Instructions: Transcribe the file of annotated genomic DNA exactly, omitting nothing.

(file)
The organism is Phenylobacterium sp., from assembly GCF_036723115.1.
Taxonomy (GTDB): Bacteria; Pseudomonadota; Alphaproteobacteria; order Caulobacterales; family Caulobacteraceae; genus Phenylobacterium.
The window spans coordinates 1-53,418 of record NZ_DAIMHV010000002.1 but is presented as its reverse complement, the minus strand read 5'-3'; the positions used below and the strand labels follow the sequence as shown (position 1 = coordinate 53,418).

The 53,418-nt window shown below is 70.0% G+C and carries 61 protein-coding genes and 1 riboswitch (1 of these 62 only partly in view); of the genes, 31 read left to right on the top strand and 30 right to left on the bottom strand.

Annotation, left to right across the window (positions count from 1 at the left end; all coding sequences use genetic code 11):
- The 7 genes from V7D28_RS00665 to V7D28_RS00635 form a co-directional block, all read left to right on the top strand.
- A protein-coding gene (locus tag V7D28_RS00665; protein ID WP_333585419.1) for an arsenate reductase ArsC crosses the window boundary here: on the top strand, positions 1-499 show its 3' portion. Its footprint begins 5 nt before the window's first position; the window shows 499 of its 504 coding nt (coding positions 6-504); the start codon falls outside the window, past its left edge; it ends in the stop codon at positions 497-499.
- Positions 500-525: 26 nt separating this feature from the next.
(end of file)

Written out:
The organism is Phenylobacterium sp., from assembly GCF_036723115.1.
Taxonomy (GTDB): Bacteria; Pseudomonadota; Alphaproteobacteria; order Caulobacterales; family Caulobacteraceae; genus Phenylobacterium.
The window spans coordinates 1-53,418 of record NZ_DAIMHV010000002.1 but is presented as its reverse complement, the minus strand read 5'-3'; the positions used below and the strand labels follow the sequence as shown (position 1 = coordinate 53,418).

The 53,418-nt window shown below is 70.0% G+C and carries 61 protein-coding genes and 1 riboswitch (1 of these 62 only partly in view); of the genes, 31 read left to right on the top strand and 30 right to left on the bottom strand.

Annotation, left to right across the window (positions count from 1 at the left end; all coding sequences use genetic code 11):
- The 7 genes from V7D28_RS00665 to V7D28_RS00635 form a co-directional block, all read left to right on the top strand.
- A protein-coding gene (locus tag V7D28_RS00665; protein ID WP_333585419.1) for an arsenate reductase ArsC crosses the window boundary here: on the top strand, positions 1-499 show its 3' portion. Its footprint begins 5 nt before the window's first position; the window shows 499 of its 504 coding nt (coding positions 6-504); the start codon falls outside the window, past its left edge; it ends in the stop codon at positions 497-499.
- Positions 500-525: 26 nt separating this feature from the next.